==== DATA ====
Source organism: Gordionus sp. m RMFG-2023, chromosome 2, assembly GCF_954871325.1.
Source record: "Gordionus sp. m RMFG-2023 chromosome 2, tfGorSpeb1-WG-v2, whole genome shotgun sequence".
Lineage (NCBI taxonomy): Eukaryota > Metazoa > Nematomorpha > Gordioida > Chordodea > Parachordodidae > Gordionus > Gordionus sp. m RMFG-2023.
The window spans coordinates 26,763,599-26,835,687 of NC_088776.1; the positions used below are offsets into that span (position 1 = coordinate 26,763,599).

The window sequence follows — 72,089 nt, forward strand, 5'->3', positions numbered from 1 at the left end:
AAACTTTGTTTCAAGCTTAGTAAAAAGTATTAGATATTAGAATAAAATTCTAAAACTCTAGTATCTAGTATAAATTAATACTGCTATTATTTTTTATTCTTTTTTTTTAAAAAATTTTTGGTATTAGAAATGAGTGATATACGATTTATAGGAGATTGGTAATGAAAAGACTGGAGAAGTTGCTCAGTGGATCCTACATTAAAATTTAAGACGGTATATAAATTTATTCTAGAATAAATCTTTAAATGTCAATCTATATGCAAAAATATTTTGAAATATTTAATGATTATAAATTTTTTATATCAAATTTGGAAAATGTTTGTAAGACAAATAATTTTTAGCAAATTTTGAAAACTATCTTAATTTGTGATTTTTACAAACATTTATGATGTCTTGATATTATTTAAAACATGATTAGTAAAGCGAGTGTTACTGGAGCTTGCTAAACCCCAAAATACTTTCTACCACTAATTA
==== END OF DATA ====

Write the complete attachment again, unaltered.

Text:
Source organism: Gordionus sp. m RMFG-2023, chromosome 2, assembly GCF_954871325.1.
Source record: "Gordionus sp. m RMFG-2023 chromosome 2, tfGorSpeb1-WG-v2, whole genome shotgun sequence".
Lineage (NCBI taxonomy): Eukaryota > Metazoa > Nematomorpha > Gordioida > Chordodea > Parachordodidae > Gordionus > Gordionus sp. m RMFG-2023.
The window spans coordinates 26,763,599-26,835,687 of NC_088776.1; the positions used below are offsets into that span (position 1 = coordinate 26,763,599).

The window sequence follows — 72,089 nt, forward strand, 5'->3', positions numbered from 1 at the left end:
AAACTTTGTTTCAAGCTTAGTAAAAAGTATTAGATATTAGAATAAAATTCTAAAACTCTAGTATCTAGTATAAATTAATACTGCTATTATTTTTTATTCTTTTTTTTTAAAAAATTTTTGGTATTAGAAATGAGTGATATACGATTTATAGGAGATTGGTAATGAAAAGACTGGAGAAGTTGCTCAGTGGATCCTACATTAAAATTTAAGACGGTATATAAATTTATTCTAGAATAAATCTTTAAATGTCAATCTATATGCAAAAATATTTTGAAATATTTAATGATTATAAATTTTTTATATCAAATTTGGAAAATGTTTGTAAGACAAATAATTTTTAGCAAATTTTGAAAACTATCTTAATTTGTGATTTTTACAAACATTTATGATGTCTTGATATTATTTAAAACATGATTAGTAAAGCGAGTGTTACTGGAGCTTGCTAAACCCCAAAATACTTTCTACCACTAATTA